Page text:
If the output of an AI is not a derivative work of its training input, then such a limitation would require the license to prohibit training, which is not compatible with our usual understanding of Free and Open Source Software. It violates freedom #1 of the Free Software Foundation's four freedoms ("The freedom to study how the program works, and change it so it does your computing as you wish") and OSD/DFSG requirement #3 ("The license must allow modifications and derived works..."), and possibly also OSD #10 ("No provision of the license may be predicated on any individual technology or style of interface"). This is not because the AI is "learning" anything, but rather because the AI could serve as a tool for a human to modify the code. By prohibiting AI, you are prohibiting that human from modifying that code with that tool, which is simply Not Done in FOSS licensing (imagine, for example, a license prohibiting the use of a particular IDE, compiler, or version control system).

We currently do not know whether the output of an AI is a derivative work of its input, so we don't know which of those two paragraphs applies.

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Distribution of the model is a legal question on its own. It's not obviously computer code, or a work of literature, or any of the other things that can be copyrighted. It might be similar to perfumes, something that by omission simply is not covered by Intellectual Property laws. And if the model is not a work in the sense of copyright law, then the output cannot be a derivative work either.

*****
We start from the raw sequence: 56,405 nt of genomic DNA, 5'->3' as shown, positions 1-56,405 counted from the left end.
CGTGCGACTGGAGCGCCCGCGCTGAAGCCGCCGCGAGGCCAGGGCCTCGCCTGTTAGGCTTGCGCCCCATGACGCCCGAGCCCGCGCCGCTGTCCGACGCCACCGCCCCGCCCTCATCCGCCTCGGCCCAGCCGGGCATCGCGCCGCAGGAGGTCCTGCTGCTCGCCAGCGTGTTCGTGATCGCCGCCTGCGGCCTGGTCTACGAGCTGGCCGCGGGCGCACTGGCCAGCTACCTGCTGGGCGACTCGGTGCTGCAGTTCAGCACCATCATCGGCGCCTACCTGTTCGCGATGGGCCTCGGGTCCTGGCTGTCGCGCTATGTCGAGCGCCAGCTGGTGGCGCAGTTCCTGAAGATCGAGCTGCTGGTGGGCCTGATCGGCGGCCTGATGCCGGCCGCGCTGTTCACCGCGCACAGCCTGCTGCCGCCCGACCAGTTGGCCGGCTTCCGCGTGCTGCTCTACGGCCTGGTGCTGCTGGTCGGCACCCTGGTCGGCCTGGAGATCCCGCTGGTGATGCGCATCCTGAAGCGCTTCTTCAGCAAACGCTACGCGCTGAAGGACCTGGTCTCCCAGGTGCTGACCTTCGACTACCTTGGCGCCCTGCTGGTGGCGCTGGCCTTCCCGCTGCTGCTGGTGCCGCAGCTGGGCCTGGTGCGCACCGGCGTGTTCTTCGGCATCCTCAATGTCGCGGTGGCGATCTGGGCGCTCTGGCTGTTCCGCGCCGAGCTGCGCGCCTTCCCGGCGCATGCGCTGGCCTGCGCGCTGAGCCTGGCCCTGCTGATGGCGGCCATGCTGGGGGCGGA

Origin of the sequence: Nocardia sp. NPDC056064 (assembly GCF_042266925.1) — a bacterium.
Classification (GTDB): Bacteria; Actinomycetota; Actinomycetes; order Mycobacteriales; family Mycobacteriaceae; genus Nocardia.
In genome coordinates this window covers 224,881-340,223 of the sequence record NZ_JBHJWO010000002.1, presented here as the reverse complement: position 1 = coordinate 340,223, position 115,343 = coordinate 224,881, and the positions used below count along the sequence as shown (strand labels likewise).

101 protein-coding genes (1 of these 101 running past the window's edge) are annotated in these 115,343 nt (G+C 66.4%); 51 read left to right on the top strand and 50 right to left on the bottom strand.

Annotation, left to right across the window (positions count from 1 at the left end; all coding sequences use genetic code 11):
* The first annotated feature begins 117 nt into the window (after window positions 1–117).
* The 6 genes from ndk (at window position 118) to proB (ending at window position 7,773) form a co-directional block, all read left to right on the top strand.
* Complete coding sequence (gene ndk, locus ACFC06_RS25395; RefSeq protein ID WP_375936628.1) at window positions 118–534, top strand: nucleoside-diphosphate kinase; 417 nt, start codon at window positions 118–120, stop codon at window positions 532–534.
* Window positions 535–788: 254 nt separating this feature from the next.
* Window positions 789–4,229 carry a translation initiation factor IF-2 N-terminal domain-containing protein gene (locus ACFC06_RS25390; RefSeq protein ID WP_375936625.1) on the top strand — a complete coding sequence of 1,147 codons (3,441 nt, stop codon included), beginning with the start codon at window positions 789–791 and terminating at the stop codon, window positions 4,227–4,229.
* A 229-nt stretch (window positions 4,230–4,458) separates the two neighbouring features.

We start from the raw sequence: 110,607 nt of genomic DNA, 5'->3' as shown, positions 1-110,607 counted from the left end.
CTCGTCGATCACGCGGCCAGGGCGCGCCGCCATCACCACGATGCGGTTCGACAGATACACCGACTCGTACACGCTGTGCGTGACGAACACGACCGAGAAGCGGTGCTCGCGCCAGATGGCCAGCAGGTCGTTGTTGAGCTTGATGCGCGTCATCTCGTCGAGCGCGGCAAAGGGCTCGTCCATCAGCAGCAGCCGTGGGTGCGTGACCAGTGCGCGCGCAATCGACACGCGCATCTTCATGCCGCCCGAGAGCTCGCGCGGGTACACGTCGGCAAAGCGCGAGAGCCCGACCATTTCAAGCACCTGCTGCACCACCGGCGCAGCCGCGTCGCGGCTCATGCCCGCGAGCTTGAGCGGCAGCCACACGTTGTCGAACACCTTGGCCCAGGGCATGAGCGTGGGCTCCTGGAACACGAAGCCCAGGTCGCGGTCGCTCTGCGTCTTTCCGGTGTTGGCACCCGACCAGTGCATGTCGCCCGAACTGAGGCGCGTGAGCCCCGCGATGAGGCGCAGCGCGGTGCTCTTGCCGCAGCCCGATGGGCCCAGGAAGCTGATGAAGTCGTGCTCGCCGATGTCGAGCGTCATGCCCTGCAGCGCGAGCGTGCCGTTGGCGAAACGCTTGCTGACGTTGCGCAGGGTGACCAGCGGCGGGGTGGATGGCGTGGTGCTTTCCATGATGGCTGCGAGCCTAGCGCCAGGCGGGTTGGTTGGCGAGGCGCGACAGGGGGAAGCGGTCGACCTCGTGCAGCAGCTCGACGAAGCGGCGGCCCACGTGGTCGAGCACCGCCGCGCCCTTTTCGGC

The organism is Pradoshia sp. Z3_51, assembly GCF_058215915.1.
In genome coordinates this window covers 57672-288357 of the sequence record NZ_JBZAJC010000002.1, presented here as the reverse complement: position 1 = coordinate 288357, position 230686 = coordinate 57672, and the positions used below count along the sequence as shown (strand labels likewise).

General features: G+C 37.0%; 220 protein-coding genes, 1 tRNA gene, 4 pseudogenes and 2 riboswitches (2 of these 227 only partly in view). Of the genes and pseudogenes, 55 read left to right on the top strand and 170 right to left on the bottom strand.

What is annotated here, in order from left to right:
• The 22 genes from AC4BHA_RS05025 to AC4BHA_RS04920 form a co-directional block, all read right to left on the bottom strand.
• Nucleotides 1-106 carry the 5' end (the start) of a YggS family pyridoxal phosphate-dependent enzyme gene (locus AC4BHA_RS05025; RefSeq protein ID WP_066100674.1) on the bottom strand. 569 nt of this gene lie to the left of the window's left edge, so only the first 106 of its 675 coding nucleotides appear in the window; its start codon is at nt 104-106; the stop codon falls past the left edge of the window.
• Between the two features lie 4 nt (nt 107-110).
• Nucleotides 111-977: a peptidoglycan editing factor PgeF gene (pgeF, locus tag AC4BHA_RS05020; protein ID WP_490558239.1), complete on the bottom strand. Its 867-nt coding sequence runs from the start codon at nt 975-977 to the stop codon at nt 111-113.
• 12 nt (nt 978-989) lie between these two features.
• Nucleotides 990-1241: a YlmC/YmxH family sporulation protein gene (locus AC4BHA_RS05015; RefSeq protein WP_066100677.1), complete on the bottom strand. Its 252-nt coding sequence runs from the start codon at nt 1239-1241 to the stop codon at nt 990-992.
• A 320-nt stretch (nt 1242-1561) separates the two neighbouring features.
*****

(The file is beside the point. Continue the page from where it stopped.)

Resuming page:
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    I won't agree with the last sentence. You can have a trivial non copyrightable program, that outputs copyrighted work. Just think of cat copyrighted_work.txt with a trivial implementation of cat (I am aware that something like GNU cat is nontrivial). Then the program that just outputs the file contents is too trivial to be copyrighted, but its output may contain copyrighted works.
    – allo
    Apr 21, 2023 at 14:36
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    @allo: In the case of cat, the output is an automated transformation of the input. It's that input which is copyrighted, and which remains copyrighted through the automated, trivial transformation. But cat is not a neural network. Look for instance at a neural network that plays chess or go. Its output is a "transformation" of the input moves, but the complexity here is in the model and not the inputs.
    – MSalters
    Apr 24, 2023 at 7:43
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    That's another question. My comment was about if a non-copyrightable program may have a copyrightable output. Your last sentence was about the case when the model would not be a copyrightable work and my comment was only about that sentence. You comment seems more to be about if a program that stores a part of its code in a model (i.e. a part with a lot of magic numbers for its algorithm) has complexity or not and is also interesting but not what I commented.
    – allo
    Apr 25, 2023 at 8:31
-1

You might try Copy Far "AI" (full disclosure: I'm the current maintainer).

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  • That's not a free licence, because it restricts usage.
    – MadHatter
    Sep 23, 2023 at 20:52